11 Matching Annotations
  1. Aug 2020
    1. kinsmen!

      McKay refers to his own people as "kinsmen"; is this better than friends or comrades? Consider the denotation and connotation of "kinsmen".

    2. Die

      This poem is a sonnet with 3 quatrains (lines of 4) and a couplet (set of lines), so in order to help your comprehension, you want to divide the stanzas by the structure.

    3. Like men we’ll face the murderous, cowardly pack, Pressed to the wall, dying, but fighting back!

      Themes in poetry show up in the last lines or last stanza. A theme is a universal statement about what the author believes.

      If we consider that poems are either a MEMORY or an EMOTION we can use word choice to figure out the theme. This poem is about emotion, particularly about not giving in to an enemy.

      So universal theme would be...

    4. monsters

      symbolism - McKay calls his enemies "monsters", but he doesn't seem to be fighting fictional beasts in the poem, so not literal monsters.

    5. be like hogs

      simile (comparison using like or as) but what does this do to the text? What does this tell you about the motivations of the author?

    6. If We Must Die

      Poetry 101:

      Step 1 - Read this poem. Consider this just your first run through. Take notice of punctation (periods, comma, etc.). That's where you stop when reading a poem.

      Step 2 - Read the poem again - But now you want to think in Costa's Level 2. So, notice rhetorical devices and what they are doing in the text. Divide your stanzas so you can chunk information and analyze in pieces.

      Step 3 - Find the theme. Theme is a universal statement that tells us how the author feels about a topic. This is not a subject - like the beach - but what does the beach, or the setting, mean to the author. Themes are found in the last lines or the last stanza of a poem.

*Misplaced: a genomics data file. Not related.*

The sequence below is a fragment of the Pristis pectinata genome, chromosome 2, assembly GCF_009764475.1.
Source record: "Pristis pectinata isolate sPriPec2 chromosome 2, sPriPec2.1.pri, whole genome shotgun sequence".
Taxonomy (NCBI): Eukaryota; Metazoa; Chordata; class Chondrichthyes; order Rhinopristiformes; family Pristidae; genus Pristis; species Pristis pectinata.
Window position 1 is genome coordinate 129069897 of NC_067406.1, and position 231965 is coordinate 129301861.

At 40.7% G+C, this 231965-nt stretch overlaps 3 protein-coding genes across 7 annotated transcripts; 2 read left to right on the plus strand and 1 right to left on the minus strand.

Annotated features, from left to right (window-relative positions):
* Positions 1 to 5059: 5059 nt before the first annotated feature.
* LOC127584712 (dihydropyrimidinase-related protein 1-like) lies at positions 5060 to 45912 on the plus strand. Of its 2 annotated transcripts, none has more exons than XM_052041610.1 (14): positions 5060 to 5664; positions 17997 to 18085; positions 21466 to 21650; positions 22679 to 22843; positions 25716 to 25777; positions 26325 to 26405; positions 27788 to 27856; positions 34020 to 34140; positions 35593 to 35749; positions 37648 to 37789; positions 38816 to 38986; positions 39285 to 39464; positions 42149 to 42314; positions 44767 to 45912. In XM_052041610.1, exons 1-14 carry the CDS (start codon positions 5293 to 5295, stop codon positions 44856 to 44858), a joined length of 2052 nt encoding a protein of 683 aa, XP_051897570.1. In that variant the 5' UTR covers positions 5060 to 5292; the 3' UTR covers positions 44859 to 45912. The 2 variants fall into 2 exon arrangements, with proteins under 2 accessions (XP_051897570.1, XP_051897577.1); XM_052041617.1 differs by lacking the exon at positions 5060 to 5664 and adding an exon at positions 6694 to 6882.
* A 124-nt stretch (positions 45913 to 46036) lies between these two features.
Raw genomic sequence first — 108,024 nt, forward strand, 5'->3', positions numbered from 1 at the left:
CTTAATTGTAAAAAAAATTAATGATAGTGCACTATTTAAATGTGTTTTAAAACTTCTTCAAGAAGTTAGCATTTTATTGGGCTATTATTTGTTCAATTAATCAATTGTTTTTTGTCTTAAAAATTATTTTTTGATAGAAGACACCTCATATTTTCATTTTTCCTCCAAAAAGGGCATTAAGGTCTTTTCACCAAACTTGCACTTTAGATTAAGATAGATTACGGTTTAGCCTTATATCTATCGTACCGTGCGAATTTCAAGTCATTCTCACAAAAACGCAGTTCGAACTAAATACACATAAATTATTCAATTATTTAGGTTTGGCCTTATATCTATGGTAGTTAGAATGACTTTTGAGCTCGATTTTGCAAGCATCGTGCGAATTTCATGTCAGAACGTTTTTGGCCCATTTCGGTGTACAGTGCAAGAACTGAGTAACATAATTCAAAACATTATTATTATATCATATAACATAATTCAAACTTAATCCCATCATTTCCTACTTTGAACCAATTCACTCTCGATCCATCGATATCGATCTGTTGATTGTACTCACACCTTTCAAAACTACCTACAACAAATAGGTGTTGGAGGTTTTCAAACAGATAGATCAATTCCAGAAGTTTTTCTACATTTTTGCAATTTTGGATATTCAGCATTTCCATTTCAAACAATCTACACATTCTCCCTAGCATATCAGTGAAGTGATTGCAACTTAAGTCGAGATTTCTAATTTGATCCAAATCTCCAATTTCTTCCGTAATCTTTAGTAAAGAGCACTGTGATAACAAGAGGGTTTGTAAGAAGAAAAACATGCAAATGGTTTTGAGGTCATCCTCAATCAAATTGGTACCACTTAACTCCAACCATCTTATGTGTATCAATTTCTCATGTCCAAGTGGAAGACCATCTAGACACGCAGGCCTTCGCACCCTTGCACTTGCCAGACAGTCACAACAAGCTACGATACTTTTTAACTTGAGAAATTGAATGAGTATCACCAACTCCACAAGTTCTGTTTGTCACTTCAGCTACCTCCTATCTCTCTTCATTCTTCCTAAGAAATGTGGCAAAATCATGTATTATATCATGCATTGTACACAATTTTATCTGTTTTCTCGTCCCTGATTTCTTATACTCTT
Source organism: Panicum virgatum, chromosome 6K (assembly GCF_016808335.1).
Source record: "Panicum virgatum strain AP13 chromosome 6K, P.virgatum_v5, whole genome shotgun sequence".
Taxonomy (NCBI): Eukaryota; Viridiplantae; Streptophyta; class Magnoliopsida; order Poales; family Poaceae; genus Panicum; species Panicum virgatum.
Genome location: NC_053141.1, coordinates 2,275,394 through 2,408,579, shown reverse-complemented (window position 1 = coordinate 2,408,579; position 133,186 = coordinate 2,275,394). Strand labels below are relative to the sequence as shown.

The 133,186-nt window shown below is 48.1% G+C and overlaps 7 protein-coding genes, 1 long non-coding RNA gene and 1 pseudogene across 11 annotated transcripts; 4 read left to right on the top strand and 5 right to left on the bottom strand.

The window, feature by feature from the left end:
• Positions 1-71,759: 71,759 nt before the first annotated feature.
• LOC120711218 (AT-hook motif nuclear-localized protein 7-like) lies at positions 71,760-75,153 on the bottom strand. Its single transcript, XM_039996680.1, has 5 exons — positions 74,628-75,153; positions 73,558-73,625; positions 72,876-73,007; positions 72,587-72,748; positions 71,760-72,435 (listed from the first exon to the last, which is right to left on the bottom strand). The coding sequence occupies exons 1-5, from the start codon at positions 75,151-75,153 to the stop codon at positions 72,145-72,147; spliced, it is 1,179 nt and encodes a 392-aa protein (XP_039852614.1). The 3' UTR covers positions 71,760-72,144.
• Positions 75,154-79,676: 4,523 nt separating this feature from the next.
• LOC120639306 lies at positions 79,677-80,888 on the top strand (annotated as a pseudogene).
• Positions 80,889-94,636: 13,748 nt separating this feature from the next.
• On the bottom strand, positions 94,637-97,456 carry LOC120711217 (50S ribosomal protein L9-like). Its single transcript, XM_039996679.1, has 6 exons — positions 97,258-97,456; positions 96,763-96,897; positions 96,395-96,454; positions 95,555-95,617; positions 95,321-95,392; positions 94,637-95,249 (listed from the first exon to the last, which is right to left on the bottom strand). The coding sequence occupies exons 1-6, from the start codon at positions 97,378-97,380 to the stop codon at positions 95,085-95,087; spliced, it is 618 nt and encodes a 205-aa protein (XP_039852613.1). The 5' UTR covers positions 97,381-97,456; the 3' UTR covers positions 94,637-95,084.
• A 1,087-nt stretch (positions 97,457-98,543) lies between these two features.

1. Swept with confused alarms of struggle and flight, Where ignorant armies clash by night.

      The world continues to change, warp, consume, ebb, and flow around us - good and bad directions.

      So if we write a universal theme...

    2. Ah, love, let us be true To one another!

      There seems to be someone with our author, and he calls them "love". So if we are wrapped up in the woes of life, can someone we love or having love save us?

    3. But

      It's easy to ignore the word "but"; however, this is a conjunction that tells you the author is about to flip everything they've been saying.

      It's a tiny word with a major impact. So this is a good place to make a division in a poem. To see what was being established, and how the author now wants to change it.

    4. Sophocles

      Historical allusion to the Greek dramatist Sophocles. Can we connect this poem to something Sophocles wrote? Let's try an excerpt from Antigone:

      "Happy are they whose life has not tasted evils. But for those whose house has been shaken by God, no mass of ruin fails to creep upon their families. It is like the sea-swell...when an undersea darkness drives upon it with gusts of Thracian wind; it rolls the dark sand from the depths, and the beaches, beaten by the waves and wind, groan and roar."

      Thinking Costa Level 2, what misery can Arnold be contemplating on a moon blanched night at the beach?

    5. sadness

      Huh? That's a turn...